The main function of the carburetor is to atomize the liquid fuel into a gas for combustion creating the power stroke of the engine. On an alternate downward stroke of the piston, air is drawn through the venturi increasing its velocity, in turn creating a vacuum that draws fuel from a jet. The air and fuel are atomize in the venturi and delivered to the combustion chamber for the compression stroke and ignition
The throttle plate manages the amount of air flow that is delivered to the engine and is controlled by the "Throttle Lever" and "Accelerator" inside the cab.
Pulling on the Carburetor Adjustment Knob, often called the GAV (Gas Air Valve) inside the cab opens and closes the Choke Plate. Turning the GAV enriches or leans the fuel mixture flowing through the "Cap Jet".
When the engine is started with the choke closed a greater vacuum is formed, pulling in a larger amount of fuel.
The “Compensating Jet” is inside the fuel bowl and empties into the “Secondary Well” which is open to the air. The “Cap Jet” connects with the “Secondary Well”. The “Cap Jet” can only draw as much fuel as the “Compensating Jet” will allow, regardless of the amount of suction.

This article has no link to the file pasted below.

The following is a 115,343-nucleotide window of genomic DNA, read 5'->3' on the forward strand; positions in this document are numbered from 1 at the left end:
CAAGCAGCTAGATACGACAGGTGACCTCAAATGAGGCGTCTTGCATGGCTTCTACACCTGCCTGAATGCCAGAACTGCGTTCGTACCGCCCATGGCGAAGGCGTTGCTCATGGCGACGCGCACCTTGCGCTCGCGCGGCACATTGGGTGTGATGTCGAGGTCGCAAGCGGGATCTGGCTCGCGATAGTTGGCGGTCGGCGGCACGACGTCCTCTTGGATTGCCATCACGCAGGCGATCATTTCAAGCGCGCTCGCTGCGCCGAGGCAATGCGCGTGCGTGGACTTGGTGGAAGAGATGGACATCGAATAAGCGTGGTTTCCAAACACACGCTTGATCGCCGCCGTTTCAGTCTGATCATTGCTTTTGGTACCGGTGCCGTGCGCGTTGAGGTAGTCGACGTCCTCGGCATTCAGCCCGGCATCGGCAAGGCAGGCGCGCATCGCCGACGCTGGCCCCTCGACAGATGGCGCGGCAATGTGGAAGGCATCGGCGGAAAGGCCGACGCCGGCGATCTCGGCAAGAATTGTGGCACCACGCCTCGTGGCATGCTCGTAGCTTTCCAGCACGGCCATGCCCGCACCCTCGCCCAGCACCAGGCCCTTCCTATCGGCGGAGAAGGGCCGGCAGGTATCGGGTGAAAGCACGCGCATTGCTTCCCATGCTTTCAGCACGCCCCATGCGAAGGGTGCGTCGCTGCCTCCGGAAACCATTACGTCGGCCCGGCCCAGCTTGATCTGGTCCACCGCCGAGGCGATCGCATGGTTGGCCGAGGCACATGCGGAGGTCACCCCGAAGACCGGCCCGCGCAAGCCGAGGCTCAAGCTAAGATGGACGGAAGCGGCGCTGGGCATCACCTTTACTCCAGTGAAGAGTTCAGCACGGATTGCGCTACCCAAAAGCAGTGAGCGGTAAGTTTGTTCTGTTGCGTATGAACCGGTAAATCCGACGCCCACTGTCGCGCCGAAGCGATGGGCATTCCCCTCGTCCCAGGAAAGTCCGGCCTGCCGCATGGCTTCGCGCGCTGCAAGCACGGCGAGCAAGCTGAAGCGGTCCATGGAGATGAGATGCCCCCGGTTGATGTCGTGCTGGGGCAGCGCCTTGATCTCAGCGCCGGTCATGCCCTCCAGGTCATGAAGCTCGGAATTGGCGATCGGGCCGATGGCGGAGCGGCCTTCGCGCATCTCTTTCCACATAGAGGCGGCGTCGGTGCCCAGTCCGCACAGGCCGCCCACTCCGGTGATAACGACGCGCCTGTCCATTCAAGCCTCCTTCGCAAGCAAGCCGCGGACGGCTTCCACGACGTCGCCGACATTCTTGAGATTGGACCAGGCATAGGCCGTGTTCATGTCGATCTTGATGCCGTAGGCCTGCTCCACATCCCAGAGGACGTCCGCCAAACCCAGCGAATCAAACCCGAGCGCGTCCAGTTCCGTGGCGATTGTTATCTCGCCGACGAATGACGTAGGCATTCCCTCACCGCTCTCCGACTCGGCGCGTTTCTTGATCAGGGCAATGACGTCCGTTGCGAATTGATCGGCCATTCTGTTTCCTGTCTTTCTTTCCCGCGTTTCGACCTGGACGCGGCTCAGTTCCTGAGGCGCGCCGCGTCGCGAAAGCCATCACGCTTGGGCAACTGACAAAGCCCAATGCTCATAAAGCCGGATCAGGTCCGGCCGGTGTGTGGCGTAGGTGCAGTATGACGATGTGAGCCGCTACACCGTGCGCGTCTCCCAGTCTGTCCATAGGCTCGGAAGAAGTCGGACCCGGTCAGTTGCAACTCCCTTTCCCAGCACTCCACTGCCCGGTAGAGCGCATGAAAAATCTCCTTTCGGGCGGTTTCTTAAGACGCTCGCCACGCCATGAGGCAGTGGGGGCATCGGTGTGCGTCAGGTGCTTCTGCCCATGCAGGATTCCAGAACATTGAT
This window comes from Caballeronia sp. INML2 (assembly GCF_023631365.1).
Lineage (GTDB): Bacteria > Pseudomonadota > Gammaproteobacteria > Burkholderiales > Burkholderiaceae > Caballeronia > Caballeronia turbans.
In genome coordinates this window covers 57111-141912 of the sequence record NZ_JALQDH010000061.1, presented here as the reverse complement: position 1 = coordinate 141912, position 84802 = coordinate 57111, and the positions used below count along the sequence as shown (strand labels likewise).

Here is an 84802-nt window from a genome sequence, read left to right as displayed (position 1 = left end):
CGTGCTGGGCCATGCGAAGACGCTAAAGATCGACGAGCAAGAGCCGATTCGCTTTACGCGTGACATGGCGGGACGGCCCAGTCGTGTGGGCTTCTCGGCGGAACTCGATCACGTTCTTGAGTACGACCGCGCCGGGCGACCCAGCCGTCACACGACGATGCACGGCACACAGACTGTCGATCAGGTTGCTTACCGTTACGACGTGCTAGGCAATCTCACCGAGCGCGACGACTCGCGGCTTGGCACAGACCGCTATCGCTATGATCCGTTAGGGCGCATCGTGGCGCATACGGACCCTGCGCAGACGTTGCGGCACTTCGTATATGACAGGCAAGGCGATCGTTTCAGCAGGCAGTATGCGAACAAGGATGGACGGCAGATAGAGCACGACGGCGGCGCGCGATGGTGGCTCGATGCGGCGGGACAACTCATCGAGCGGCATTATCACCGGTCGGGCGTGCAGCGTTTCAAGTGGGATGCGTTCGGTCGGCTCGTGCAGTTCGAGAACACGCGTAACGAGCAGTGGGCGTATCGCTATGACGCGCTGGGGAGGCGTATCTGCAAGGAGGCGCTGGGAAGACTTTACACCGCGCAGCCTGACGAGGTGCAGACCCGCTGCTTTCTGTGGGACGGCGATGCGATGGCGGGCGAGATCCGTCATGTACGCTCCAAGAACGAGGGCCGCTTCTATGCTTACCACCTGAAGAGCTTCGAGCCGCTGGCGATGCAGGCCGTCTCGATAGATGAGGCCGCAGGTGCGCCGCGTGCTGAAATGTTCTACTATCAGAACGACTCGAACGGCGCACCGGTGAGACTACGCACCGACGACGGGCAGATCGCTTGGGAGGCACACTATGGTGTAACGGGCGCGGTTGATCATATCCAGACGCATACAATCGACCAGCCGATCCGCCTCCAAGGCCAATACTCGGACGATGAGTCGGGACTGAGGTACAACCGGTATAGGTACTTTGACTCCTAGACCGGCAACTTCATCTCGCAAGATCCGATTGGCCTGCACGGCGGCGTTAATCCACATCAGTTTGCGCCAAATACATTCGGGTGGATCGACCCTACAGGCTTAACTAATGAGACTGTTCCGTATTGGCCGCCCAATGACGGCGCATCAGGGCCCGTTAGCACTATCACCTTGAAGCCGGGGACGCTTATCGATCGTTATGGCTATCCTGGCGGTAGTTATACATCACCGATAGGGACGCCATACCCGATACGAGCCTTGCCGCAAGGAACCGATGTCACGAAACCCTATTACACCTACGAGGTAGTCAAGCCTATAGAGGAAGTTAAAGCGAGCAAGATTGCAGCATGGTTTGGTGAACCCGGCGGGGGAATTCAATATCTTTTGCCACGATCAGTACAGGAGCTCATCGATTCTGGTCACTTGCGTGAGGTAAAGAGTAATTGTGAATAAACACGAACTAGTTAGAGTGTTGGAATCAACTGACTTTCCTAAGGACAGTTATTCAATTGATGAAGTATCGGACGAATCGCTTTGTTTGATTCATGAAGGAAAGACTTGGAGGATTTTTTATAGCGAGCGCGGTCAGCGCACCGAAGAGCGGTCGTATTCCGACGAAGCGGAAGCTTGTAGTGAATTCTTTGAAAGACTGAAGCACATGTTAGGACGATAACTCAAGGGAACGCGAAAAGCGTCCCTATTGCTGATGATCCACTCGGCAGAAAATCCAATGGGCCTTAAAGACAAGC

The "Cap Jet" has an additional fuel supply from the "Fuel Bowl". The flow rate of the fuel to the "Cap Jet" is controlled inside the cab with the "GAV" adjustment knob. Turning it left (towards the driver) enriches the fuel mixture for the "Cap Jet". The "Cap Jet" is used at low speeds.
The “Main Jet” is connected directly to the "Fuel Bowl". It acts like a straw; the stronger the suction the greater amount of fuel will be supplied. The "Main Jet" kicks in and helps out the "Cap Jet" at higher speeds. When cruising, the "Cap Jet" can be leaned out (turn right) to conserve on fuel.
Idling occurs when the "Throttle Plate" is partially open. A vacuum above the plate is created, drawing air through a small hole, which pulls the gas from the secondary well through the "Idle Jet".